Let’s talk about the online play for a second, did you use a lot of the previous Tom Clancy games as a basis for maps, player interaction, mechanics and so on?
I think this is definitely a fresh look on it. The key is basically with the four Ghosts, you just plan out your mission, you can do your recon, but we don’t tell the player how to play the game. You have total freedom. Even the online mode is set in the open-world, everything is open-world from the get go, and there is a hundred-plus story missions in the game but you can take them in any order and you just go out and explore and find these missions and you can say I want to do this one or this one in any order. The essence is that you are trying to destroy this cartel from the inside, so you go in and affect how they influence the world around them. You can destroy their production methods, you can focus your attention on their security and take that down or even their smuggling operations. You just slowly crumble the system, you turn their bosses against each other and stuff like that.
Now that sounds awesome! Did you or the team use any existing games as inspiration for this game? Did you look at any game and think: “We really need to incorporate this?”
Well, we’re obviously all gamers so, you know, we know what needs to be in the game to make it fun. We actually didn’t really look at other games, it was more like… what do we need to create for this to be awesome.
We have some upcoming talks about that, I don’t have anything to reveal at this point but there will be more in the future, for sure.
There’s so much emphasis on VR this year at rAge. It really is the future of gaming if you look around you and see what the developers are doing with the technology. Will there be any VR in Tom Clancy’s future?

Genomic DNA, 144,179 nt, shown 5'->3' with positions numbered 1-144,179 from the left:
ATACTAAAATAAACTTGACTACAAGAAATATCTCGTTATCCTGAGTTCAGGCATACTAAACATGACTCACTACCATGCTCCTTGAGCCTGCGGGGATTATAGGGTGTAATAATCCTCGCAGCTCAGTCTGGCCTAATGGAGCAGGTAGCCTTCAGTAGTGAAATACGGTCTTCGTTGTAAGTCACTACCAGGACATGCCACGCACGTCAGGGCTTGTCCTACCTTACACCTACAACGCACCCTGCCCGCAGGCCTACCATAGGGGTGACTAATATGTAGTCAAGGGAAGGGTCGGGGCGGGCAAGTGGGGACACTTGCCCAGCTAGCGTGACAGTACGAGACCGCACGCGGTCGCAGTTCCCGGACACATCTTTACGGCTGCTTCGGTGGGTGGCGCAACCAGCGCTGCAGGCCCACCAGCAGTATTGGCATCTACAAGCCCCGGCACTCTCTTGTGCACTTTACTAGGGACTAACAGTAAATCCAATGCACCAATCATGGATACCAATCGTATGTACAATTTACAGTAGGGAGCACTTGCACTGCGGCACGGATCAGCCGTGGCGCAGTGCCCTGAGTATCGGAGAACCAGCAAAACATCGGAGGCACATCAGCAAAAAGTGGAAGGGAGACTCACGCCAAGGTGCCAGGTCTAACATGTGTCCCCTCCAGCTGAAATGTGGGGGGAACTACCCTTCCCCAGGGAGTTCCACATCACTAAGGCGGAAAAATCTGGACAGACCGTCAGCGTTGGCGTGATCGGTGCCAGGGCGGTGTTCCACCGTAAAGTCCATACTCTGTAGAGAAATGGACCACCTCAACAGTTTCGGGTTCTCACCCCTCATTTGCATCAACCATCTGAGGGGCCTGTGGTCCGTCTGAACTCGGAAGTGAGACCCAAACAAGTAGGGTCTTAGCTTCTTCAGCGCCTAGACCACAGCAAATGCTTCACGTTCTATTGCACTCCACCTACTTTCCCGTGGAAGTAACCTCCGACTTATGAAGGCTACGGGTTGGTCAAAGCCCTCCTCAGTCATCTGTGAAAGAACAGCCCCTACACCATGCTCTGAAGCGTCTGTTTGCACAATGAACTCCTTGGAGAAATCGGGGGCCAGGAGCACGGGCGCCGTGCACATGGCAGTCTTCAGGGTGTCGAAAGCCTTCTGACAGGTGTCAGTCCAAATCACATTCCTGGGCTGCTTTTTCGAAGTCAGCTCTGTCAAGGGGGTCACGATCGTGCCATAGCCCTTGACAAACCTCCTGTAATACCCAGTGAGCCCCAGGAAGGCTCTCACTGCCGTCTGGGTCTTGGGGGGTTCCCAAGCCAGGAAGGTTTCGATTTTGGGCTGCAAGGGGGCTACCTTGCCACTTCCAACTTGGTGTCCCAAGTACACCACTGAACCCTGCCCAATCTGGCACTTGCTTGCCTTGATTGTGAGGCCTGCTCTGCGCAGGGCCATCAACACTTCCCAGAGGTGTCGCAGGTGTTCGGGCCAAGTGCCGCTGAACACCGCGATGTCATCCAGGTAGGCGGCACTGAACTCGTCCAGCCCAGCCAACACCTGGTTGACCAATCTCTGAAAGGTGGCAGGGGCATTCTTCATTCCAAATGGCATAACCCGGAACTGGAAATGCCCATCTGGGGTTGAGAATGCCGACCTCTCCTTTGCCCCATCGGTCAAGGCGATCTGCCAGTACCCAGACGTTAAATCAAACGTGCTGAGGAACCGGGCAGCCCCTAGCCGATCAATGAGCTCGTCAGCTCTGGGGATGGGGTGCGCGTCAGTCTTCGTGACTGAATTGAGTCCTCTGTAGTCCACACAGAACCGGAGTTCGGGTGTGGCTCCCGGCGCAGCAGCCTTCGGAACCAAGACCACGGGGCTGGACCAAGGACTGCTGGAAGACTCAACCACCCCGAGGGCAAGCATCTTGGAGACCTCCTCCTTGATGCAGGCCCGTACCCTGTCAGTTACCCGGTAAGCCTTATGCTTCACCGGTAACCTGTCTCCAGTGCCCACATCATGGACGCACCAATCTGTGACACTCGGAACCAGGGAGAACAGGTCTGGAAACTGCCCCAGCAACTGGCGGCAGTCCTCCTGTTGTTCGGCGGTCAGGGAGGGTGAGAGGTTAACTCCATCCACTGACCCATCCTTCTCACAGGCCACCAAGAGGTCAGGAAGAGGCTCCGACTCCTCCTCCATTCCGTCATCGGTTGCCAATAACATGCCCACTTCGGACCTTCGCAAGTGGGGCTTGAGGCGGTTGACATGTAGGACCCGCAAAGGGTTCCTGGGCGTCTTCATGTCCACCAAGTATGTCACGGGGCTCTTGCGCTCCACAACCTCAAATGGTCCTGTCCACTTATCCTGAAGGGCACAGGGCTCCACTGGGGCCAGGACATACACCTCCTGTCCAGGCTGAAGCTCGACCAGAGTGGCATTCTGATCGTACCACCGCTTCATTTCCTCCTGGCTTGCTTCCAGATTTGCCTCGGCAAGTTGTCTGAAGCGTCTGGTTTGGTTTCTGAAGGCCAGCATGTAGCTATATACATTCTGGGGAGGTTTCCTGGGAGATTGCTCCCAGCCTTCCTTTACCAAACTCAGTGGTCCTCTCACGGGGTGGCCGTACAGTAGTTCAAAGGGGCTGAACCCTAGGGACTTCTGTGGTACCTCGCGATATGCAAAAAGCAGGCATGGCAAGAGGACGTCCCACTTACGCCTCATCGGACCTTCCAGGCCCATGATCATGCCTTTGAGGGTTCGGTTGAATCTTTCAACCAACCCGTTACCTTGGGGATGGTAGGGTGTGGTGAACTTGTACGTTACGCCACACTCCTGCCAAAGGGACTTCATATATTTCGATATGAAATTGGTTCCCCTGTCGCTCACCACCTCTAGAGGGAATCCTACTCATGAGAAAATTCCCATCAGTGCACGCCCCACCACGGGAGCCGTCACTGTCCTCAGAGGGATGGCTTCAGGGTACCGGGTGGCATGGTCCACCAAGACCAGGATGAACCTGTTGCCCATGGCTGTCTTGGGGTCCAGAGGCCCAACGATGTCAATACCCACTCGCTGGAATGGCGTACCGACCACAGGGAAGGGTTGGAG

Anything is possible. Everyone in the gaming industry is really watching what happens with VR, it’s still in early stages but it’s going to be exciting to see what comes out of it.
I hear you. So the marketing for The Wildlands has been heavily focused on the choice-based aspect of the game. Can you talk about how much the choices will affect the outcome of your character arc as well as the main story? How big is the RPG part of the game, like do you have classes, RPG trees and so on?
There’s no player classes, you can play whatever style you want. There’s a little bit of progression with skills and stuff. You can upgrade your drone and gear. In terms of the world, it will respond to your actions. Like I said before, the cartels and security and so on are the things you’ll affect. You have the local resistance that also fights the cartel, and you can assist the resistance and help liberate victims in the camps and so on.
That sounds great. So, last question, and this one is very important to us: Will you ever consider using South Africa as an environment in a game? We’ve had Far Cry that was set in the more rural areas, but how about using Joburg as a basis for an open-world experience?
It’s definitely not my call, but I’ll definitely mention it to the team back home.